When Mike Signorelli went before the Las Vegas City Council in October to ask for a temporary liquor license to operate the Crazy Horse Too, he agreed to divorce himself from the topless club’s “old regime” of Rick Rizzolo and the 14 club workers who had just pleaded guilty to federal crimes.
But a Las Vegas police investigation found seven instances in which the club’s new management appeared to violate the conditions.
“There may be attempts by the previous owner or his past employees to operate the business in the same manner as it was operated before, thus putting the welfare of the customers and public at large at risk,” said the confidential report obtained by the Review-Journal.
The council unanimously granted Signorelli a permanent liquor license Wednesday despite recommendations by police and City Attorney Brad Jerbic to deny the license.
Mayor Oscar Goodman and interim-Councilwoman Brenda Williams abstained.
The report said there are two different conclusions a “prudent person” could reach after looking at the facts: “You could say that Signorelli is legitimately trying to purchase this business and has made many poor decisions along the way, or has allowed Rizzolo to manipulate him into making those poor decisions,” the report said.
“The other line of thinking is that Signorelli is your classic ‘straw man’ in the business world. He is a local, legitimate business owner with no criminal history who could operate the business for the previous owner who is prohibited from operating it.”
Among the violations at the club since he was granted a temporary license were the following:
• Calling Rizzolo to ask his advice about paying cabdrivers for dropping off patrons.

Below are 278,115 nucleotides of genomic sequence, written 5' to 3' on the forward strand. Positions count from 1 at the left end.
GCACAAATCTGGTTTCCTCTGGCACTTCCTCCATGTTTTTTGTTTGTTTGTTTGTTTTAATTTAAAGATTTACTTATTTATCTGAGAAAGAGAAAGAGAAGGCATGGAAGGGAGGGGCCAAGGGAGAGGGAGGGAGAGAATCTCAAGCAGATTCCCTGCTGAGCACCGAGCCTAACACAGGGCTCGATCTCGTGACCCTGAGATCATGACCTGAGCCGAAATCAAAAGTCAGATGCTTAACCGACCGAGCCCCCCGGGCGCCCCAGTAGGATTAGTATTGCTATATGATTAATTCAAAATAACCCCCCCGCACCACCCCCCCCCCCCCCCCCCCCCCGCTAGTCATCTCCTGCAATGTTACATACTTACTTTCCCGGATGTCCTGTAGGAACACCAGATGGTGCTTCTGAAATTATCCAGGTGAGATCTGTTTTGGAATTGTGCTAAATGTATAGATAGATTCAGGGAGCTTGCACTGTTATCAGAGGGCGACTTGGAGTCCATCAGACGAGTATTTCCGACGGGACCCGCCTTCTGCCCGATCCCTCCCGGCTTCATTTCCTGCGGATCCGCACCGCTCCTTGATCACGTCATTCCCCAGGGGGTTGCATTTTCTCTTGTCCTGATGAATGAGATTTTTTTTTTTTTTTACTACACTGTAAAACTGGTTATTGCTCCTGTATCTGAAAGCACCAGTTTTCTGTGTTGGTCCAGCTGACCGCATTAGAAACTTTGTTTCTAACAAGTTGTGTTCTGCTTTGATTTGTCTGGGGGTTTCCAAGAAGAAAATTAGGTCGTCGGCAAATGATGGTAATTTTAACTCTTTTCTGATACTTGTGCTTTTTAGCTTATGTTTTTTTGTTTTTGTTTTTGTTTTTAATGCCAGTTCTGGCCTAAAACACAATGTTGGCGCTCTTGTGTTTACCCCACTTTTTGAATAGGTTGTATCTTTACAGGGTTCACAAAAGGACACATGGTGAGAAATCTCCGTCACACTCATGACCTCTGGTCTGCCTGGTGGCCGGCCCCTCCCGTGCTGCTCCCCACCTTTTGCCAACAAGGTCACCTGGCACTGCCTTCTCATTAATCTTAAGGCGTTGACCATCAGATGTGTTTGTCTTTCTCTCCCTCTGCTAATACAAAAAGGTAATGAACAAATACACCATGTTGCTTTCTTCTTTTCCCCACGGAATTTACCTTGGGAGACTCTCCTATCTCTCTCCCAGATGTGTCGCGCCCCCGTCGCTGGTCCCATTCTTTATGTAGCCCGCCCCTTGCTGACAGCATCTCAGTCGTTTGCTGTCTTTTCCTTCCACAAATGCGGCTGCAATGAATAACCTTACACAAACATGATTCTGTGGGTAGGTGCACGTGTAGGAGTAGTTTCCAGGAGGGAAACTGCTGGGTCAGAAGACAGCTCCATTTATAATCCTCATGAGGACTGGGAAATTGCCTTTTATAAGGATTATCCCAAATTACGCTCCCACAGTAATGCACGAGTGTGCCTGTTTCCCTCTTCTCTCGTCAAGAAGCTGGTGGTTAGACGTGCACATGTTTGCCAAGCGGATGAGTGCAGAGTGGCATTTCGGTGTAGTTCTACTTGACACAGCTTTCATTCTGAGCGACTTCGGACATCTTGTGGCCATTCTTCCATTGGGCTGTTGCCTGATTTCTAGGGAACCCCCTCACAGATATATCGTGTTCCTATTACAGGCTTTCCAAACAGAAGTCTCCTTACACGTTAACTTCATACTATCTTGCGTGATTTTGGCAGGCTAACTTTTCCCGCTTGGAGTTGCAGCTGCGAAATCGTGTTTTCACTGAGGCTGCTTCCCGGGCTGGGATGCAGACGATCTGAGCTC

• Hiring as a cocktail waitress the wife of a former employee who pleaded guilty in the case against the club.
• Making Gregory Lioce, a manager under Rizzolo, a key employee. Lioce said he is a friend of Rizzolo.
• Hiring Paul Swords as a key employee. Swords said he has been and continues to be a friend of Ralph Rizzolo, brother to Rick Rizzolo.
Swords, hired as a maintenance man and then a bartender, said he was trained on how to do the club’s books by Bartholomew Rizzolo, Rick Rizzolo’s father, and Annette Rizzolo Patterson, Rick Rizzolo’s sister.
“The most concerning part of this … is the appearance that the Rizzolo’s (sic) handpicked Swords anticipating him to be a Key Employee under Signorelli’s operations,” the report said.
Charles Platz, another key employee of Signorelli, said that Signorelli has put together a group of local investors able to come up with as much as $150 million to buy the club.
Despite a lease for $400,000 per month, Signorelli is paying only $30,000 a week.
Jerbic told the council Wednesday that Platz complained to police that when he chastises employees for not doing their jobs, they ignore him and say, “I will have to talk to Rick.”
Jay Brown, Signorelli’s attorney, said that as soon as Signorelli became aware of connections between employees and the Rizzolos, those workers were fired. That includes two employees fired Wednesday morning, he said.
“Whatever was alleged to have been tried, it was not with the knowledge or agreement of Mr. Signorelli,” Brown said.